Is the professional horse show photographer an endangered species?

Here's an example of a proof from a horse show photographer. This one is used with permission of both the parent of the rider and the photographer. However, today I received an email about a horse for sale that showed three proof photos!

It seems like the easy access to high quality digital cameras, FaceBook and what you could call the iTunes mentality are conspiring to make the professional horse show photographer a thing of the past.

It used to be that when you went to a horse show or event, a few days later you’d receive an envelope full of photographic proofs. I can remember eagerly awaiting those envelopes and sending off my check for prints. No one else ever took pictures of me and I appreciated those pictures.

It’s different today. To begin with, the images are digital. Photographers generally post the photos on their site and hope that riders purchase prints. But they are competing with any number of amateurs who are armed with Digital SLRs who are willing to give away the photos that they take.

In addition to competing with friends and family, professional photographers are now competing for sales with themselves. See, the problem is that you can now copy photographs off of a website with just a few clicks. Sure, a photographer can prominently display proof across their photographs and disable the download function, but it’s dead easy to copy the image. In fact, it’s increasingly common to see photographs with “Proof” across them on people’s Facebook pages, on ads and referenced in Internet forums. For many uses the low resolution proof is “good enough” quality for these applications and many riders feel no obligation to purchase the images. I mean really, look at the photo above, why would anyone feel justified in publishing an image that says Proof all over it?

Unfortunately, just because you are in a photograph it doesn’t mean you own it. In fact, you don’t. The copyright holder for the image is the photographer. You can purchase the rights to use a specific copy of the image but unless you negotiate it with the photographer, those rights are limited. You cannot, for example, take an image, scan it, and use it in an ad. See Equine Photography: Who owns that photograph of your horse?

To address image theft (because that is what it is), some photographers are now charging to view on-line galleries or are suggesting to riders that they view images at the event where they can be seen at no cost. After all, once someone gains access to an online gallery, they can copy that photo.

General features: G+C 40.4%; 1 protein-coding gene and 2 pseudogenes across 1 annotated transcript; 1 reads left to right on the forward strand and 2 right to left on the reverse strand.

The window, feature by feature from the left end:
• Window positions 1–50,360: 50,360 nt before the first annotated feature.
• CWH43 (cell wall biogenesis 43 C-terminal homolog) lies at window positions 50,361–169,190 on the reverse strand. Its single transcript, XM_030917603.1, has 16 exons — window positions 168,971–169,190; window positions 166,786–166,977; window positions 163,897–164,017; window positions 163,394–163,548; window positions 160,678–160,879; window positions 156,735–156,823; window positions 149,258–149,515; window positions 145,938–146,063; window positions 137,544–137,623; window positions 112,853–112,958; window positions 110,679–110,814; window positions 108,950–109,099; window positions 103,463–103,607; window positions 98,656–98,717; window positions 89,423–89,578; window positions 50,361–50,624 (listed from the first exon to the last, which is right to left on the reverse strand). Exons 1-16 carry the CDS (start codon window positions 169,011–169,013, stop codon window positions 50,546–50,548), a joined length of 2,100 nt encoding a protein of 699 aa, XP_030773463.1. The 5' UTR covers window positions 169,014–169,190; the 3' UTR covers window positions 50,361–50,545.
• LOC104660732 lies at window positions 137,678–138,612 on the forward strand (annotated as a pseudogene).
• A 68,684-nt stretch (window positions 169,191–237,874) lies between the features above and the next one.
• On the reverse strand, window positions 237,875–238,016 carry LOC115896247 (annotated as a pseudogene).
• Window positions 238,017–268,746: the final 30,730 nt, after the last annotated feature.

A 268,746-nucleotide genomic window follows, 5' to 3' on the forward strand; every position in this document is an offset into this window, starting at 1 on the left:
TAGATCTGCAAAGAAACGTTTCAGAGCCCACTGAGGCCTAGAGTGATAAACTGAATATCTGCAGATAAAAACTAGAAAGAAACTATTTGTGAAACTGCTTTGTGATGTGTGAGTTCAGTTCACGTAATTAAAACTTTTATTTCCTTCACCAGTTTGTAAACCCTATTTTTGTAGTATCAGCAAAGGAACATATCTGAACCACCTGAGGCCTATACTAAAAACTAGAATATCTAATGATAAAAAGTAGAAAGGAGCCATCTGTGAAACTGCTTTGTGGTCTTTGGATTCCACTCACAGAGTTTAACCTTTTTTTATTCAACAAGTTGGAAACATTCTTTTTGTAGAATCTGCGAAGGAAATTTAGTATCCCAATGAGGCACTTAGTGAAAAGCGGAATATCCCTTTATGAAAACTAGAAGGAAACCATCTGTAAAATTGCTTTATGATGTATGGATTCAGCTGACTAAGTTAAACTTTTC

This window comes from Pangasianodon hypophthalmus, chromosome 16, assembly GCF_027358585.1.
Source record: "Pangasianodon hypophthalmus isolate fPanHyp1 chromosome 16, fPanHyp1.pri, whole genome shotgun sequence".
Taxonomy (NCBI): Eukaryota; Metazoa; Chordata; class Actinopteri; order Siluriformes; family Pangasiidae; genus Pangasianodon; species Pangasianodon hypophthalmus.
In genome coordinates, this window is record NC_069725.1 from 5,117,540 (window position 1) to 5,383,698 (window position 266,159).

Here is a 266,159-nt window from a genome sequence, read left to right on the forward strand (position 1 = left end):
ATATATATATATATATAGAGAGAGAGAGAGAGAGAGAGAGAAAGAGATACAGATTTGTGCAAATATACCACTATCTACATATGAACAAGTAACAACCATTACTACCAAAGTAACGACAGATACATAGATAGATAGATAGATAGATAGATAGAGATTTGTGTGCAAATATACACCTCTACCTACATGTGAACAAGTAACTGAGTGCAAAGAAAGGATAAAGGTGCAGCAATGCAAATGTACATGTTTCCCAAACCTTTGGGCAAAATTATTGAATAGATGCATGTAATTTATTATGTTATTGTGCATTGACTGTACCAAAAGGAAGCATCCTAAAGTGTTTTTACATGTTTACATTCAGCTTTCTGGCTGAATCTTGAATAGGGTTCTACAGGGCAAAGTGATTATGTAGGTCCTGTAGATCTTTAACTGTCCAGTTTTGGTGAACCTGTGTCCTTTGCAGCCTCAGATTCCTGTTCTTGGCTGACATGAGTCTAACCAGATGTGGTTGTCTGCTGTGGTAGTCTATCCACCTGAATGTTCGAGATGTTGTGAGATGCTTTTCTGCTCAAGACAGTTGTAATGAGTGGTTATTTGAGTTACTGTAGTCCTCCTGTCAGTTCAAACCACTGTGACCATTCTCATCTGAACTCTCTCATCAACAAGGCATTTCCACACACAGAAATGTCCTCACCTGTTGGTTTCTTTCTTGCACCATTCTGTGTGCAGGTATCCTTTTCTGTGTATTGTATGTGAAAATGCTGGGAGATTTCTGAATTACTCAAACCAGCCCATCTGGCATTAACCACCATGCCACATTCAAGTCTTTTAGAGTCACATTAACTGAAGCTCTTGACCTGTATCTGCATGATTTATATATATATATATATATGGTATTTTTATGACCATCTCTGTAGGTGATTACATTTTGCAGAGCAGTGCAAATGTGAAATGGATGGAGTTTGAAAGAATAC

The backlash against this practice has been loud and widespread. Some people don’t want to pay to look at proofs (since there may not be a photo they like), some people think photographers should suck it up because it’s part of the cost of doing business, some think that photographers should move toward the iTunes model with inexpensive downloads of low resolution images.

Here’s a sampling of the comments I read on the Chronicle of the Horse forum:

I would NOT pay to see proofs, since I would be unhappy to waste the money if none of the shots from that show happened to be good, for whatever reason.

I don’t know the solution, but I imagine this could make photographers lose lots of business from people who feel the same way I do.

Paying to view proofs would get a laugh out of me. I think that’s ridiculous.

Sounds like a good way to put yourself out of business. I have bought pics several times while perusing online galleries. I would never have done that if there was a charge for the viewing!

Add the outrageous cost for even just a 5 x 7 print, running around $20 from our local photog, they are definitely putting themselves out of business. I can get just a good a picture by handing my nice camera off to someone with good timing.

I’ve sold some of my own photography in the past, so I KNOW that professional prints shouldn’t cost that much, even if you aren’t printing in house. Most good horse show .raw pictures don’t require that much tinkering, so there shouldn’t be that much time involved. I could see $10 for a 5 x 7.

Anyway. I think the whole thing is price gouging.

No surprise that the last poster doesn’t make their living taking pictures! She is, actually, an attorney. Unfortunately, pro photographers can’t make a living selling individual low res shots at a buck or two a piece. Or even a 5×7 for $10. They simply can’t afford to show up and shoot for those prices Unlike music, they aren’t going to get thousands of people downloading a single file — they are lucky to get just one. The costs for being a horse show photographer are higher than the average person might think: a pro camera with a variety of lenses will cost between $3k-5K, they often have to pay the show for the opportunity of taking photographs (HITS charges vendors more than $1K/week) and they spend a long day taking photos on spec.